Smith says this is the essential truth that has triggered the second great revolution in the human spirit because it is bringing God back into the picture.
The first revolution--in the sixteenth and seventeenth centuries--replaced God with a scientistic view, which is to say our human ability to reason. In the first revolution, humanity was high on the Scientific Method and came to believe all truths could be discovered and mapped through experimentation.
Built on the real world of the five senses, Science kicked Mystery to the curb.
With scientific advances came a new set of values. The values of the early church--the Great Tradition--got lost under Sunday sales flyers. In came secular materialism and the lust for money. The Gold Standard replaced the Golden Rule.
Secular materialism now shapes all our institutions--science, technology, business, education, religion, media, art, government. And the rich got richer....
Despite the great portfolios, the impeccable report cards, the trophy houses, and the like that put a big distance between the winners and the losers, a problem remains that unites all of us: the "longing for release from mundane existence with its confining walls of finitude and mortality."
Smith says "the Good News of authentic religion--in this book, Christianity--is that the longing can be fulfilled." As the argument of The Soul unfolds, Smith describes a conversation between science and the Christian world view in which science comes to realize its own false premises and limitations. Understanding science in the context of the Great Tradition of Christianity--the beliefs established in the first millennium, when the church was united--brings us back to Mystery.
As scientists come to realize that they can't explain everything, that one inquiry into the nature of the universe leads to more questions and more answers, they realize the questions are infinite and that the fundamental feature of the universe is not matter but information. Basically, scientists don't know why things happened. The why is what gets them.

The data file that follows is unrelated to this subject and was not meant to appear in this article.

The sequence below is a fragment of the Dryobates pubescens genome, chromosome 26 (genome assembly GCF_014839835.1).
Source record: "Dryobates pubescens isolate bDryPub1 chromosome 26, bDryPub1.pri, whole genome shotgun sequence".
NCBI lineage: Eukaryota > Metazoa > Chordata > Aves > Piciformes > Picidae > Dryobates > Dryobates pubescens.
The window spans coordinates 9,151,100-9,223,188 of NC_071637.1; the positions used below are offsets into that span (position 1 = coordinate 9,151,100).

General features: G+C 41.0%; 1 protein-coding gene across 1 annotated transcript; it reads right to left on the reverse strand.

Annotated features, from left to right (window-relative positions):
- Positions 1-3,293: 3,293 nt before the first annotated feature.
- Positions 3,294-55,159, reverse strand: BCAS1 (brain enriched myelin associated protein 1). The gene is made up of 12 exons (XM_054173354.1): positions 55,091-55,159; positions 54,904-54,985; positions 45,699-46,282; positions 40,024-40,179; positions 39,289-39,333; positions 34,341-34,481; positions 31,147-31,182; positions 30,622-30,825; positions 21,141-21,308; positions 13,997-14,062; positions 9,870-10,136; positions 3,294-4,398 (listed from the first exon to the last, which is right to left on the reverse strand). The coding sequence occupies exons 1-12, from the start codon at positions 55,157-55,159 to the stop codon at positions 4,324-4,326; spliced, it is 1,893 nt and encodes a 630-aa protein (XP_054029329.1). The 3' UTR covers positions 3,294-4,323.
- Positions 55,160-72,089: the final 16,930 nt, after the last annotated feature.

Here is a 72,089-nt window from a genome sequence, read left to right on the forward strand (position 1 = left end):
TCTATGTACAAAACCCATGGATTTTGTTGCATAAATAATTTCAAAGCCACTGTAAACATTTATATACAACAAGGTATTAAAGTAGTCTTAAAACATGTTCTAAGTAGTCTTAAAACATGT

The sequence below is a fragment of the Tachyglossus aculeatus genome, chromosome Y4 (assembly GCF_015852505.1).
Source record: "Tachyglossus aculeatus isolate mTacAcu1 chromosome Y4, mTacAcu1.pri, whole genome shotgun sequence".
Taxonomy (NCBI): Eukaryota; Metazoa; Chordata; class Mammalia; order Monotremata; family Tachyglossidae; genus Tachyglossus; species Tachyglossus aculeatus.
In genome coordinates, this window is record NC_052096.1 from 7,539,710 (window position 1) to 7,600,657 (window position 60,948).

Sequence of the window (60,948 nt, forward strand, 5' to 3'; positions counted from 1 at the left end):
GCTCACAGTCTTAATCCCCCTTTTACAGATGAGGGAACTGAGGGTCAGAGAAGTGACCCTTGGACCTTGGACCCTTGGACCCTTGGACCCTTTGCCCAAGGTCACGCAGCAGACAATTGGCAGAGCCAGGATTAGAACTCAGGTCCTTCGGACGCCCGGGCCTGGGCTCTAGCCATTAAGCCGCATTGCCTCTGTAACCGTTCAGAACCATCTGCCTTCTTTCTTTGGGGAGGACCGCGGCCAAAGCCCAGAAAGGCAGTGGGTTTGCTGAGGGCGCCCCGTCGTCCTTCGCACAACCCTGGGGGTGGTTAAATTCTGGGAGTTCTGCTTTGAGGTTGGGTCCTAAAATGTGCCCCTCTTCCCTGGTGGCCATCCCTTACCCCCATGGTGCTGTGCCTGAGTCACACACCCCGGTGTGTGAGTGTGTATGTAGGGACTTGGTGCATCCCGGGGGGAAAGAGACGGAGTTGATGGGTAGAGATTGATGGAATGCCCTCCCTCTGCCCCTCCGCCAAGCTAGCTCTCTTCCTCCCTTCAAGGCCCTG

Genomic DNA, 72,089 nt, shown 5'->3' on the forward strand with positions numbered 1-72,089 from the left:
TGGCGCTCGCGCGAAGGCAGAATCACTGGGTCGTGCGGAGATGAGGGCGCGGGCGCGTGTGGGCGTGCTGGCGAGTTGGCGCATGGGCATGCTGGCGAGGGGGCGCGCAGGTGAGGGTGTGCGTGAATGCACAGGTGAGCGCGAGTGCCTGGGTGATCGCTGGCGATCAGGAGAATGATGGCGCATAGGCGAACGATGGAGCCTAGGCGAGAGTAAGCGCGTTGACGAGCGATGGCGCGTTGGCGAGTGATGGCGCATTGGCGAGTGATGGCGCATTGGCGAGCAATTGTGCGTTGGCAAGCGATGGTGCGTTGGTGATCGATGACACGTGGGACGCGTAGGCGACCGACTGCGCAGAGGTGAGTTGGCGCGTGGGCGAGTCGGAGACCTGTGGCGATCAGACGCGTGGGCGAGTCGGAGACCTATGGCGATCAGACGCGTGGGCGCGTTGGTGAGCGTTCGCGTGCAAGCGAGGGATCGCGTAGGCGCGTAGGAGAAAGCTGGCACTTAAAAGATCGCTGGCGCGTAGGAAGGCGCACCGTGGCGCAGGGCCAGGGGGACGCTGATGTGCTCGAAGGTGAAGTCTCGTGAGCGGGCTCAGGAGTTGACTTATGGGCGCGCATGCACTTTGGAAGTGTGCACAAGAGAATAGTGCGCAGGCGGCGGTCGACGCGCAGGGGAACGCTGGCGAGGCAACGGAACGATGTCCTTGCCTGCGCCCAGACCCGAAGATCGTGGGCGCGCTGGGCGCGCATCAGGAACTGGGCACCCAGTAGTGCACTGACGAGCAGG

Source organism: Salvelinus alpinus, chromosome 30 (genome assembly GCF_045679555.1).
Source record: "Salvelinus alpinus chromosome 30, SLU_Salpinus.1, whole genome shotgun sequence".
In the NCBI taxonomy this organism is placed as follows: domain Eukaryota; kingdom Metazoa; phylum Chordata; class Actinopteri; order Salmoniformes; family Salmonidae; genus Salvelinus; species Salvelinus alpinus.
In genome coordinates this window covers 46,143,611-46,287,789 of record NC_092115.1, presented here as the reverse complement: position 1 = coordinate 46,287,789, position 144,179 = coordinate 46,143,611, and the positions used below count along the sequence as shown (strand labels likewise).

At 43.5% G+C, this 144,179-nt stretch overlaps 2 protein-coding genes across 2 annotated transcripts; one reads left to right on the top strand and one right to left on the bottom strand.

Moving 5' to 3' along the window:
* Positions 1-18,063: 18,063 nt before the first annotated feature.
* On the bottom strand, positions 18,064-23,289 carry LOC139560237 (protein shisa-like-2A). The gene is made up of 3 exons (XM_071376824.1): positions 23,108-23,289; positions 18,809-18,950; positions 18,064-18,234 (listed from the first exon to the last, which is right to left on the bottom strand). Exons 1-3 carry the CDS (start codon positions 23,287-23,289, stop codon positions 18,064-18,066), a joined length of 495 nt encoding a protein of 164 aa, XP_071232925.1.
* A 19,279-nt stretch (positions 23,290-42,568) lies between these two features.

It gets them because it takes them out of the physical world. Somehow--why?--the whole is invariably greater than the sum of its parts. The scientistic view of the world as we know it as growing more complex from the bottom up--simple little things evolve into complex big things--whereas the Christian world view asserts that the Infinite becomes the many. The parts of the whole are virtues, Smith says, "for they retain in lesser degree the signature of the One's perfection.
"The foundational virtue os exisetence, for to be more than figments of the imagination, virtue must exist....The west's ternary is the good, the true, and the beautiful, and these beginnings open out into creativity, compassion, and love until we arrive at Islam's Ninety-nine Beautiful Names of God, which include the Holy, the Forgiver, the Gentle, the Inocmparable, the Glorious, and their likes. Above these lies the hundredth name, which--symbolically absent from the Islamic rosary--is unutterable."
Once the prodigal son called Science is coming home to find his place in the Father's world, the family can sit down to dinner and say grace.
Here's where the Christian world enters Smith's discussion. If Judaism is the Jews' story of their attempt to come to terms with the unseen order of the world, then Jesus can be seen as coming to mediate the world of the Spirit with the sensual world. The essence of God is love, Jesus reminded us.
"Jesus tried to convey God's absolute love for every single human being and for everything God has created," Smith says, pointing out: "If the infinity of God's love pierces to the core of a being, only one response is possible--unobstructed gratitude for the wonders of God's grace."